Mentions: Facing different fiber arrangements, to understand the meaning and behavior of the obtained variables, artificial images (phantoms) simulating those arrangements were made (Figure 3). Ovary collagen fiber package widths were measured using the line and the Scarbar plus commands of the ImageJ software (range, 1–3 µm). This operation allows us to determine that fibers have a width of approximately 2.5 µm. Because all ovarian stroma images used are 1024 × 1024 pixels (212.25 µm × 212.25 µm), fiber width would be around 12 pixels. The phantoms were generated with known thickness, spacing, and orientation fibers. Simulated fibers were built with a width and interspacing of 13 pixels, in agreement with the data of Hu et al.20 Two phantoms of straight fibers were built with 0° and 45° orientation angles, one with wavy fibers and the other having random fiber distribution (Figure 3A).


Epithelial Ovarian Cancer Diagnosis of Second-Harmonic Generation Images: A Semiautomatic Collagen Fibers Quantification Protocol
(A) Phantoms used to represent straight (normal) and wavy (pathologic) collagen fibers of stromal ovarian tumors—1: normal; 4: pathologic; 2 and 3: intermediate condition representations. (B) FFT outcomes of phantoms shown in (A) indicating AR. (C) GLCM-texture parameters (correlation, contrast, entropy, and energy) used to characterize phantoms, as a function of d (0–50) in the directions of 0°, 45°, 90°, and 135°. Black line: phantom 1 (straight fibers); red line: phantom 2 (tilted straight fiber); green line: phantom 3 (wavy fibers); and yellow line: phantom 4 (disorganized fibers). AR indicates aspect ratio; FFT, fast Fourier transform; GLCM; gray-level co-occurrence matrix.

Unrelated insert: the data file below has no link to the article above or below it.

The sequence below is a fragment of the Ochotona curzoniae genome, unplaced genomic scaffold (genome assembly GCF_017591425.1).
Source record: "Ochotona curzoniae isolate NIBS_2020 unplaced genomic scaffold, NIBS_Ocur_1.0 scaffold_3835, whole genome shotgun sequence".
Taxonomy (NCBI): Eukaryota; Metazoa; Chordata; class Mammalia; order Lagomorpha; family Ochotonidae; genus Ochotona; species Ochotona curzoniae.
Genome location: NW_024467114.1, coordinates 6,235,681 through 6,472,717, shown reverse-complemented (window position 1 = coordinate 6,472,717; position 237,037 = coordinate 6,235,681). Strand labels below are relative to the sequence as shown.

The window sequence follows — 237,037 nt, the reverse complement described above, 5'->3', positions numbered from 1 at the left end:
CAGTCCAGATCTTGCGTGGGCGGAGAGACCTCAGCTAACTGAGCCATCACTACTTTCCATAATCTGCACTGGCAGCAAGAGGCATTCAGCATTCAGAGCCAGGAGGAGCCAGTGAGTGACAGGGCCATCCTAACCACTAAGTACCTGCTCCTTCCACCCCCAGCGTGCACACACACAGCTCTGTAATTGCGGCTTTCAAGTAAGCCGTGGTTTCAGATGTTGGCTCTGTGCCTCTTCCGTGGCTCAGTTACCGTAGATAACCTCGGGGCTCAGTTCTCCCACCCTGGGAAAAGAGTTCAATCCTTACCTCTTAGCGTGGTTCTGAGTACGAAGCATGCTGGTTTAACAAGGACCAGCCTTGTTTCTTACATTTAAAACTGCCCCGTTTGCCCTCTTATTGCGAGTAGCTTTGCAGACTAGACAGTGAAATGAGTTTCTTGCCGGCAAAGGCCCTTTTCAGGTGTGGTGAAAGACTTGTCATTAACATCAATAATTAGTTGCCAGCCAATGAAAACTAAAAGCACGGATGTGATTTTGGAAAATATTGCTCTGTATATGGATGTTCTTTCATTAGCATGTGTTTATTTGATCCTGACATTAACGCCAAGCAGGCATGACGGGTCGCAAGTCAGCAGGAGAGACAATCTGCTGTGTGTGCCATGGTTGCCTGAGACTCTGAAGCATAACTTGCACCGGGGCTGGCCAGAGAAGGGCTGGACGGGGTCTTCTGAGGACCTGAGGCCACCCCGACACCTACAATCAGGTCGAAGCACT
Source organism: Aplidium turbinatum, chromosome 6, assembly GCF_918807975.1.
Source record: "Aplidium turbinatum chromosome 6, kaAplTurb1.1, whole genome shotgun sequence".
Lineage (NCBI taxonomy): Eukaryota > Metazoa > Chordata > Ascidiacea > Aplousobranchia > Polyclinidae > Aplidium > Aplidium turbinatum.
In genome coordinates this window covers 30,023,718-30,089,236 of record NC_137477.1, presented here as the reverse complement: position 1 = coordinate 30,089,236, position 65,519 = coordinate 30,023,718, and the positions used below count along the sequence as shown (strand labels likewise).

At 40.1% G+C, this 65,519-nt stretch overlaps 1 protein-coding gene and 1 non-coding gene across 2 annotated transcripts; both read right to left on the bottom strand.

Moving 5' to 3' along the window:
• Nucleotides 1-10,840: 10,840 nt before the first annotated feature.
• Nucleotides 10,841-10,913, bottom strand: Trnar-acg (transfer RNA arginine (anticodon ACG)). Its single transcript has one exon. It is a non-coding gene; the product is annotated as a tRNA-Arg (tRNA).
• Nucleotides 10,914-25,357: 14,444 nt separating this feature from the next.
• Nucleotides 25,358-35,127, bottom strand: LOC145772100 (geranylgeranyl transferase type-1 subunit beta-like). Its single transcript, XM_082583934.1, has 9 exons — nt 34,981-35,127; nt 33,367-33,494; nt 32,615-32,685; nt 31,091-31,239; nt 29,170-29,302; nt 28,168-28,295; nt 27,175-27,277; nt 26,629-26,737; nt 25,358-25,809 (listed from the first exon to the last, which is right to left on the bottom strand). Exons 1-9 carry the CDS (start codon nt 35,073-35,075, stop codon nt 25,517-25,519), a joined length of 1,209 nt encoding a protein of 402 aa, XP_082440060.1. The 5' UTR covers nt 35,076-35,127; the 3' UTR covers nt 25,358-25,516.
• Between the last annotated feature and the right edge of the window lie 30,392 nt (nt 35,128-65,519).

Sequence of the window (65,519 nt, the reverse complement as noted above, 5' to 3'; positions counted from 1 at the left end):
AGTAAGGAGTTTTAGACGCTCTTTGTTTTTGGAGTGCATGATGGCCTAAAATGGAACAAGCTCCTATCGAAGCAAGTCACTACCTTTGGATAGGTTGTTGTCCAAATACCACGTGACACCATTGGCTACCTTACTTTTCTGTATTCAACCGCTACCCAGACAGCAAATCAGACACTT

© Copyright Policy - open-access
Related In: Results  -  Collection

License 1 - License 2
Show All Figures
getmorefigures.php?uid=PMC5392028&req=5

f3-10.1177_1176935117690162: (A) Phantoms used to represent straight (normal) and wavy (pathologic) collagen fibers of stromal ovarian tumors—1: normal; 4: pathologic; 2 and 3: intermediate condition representations. (B) FFT outcomes of phantoms shown in (A) indicating AR. (C) GLCM-texture parameters (correlation, contrast, entropy, and energy) used to characterize phantoms, as a function of d (0–50) in the directions of 0°, 45°, 90°, and 135°. Black line: phantom 1 (straight fibers); red line: phantom 2 (tilted straight fiber); green line: phantom 3 (wavy fibers); and yellow line: phantom 4 (disorganized fibers). AR indicates aspect ratio; FFT, fast Fourier transform; GLCM; gray-level co-occurrence matrix.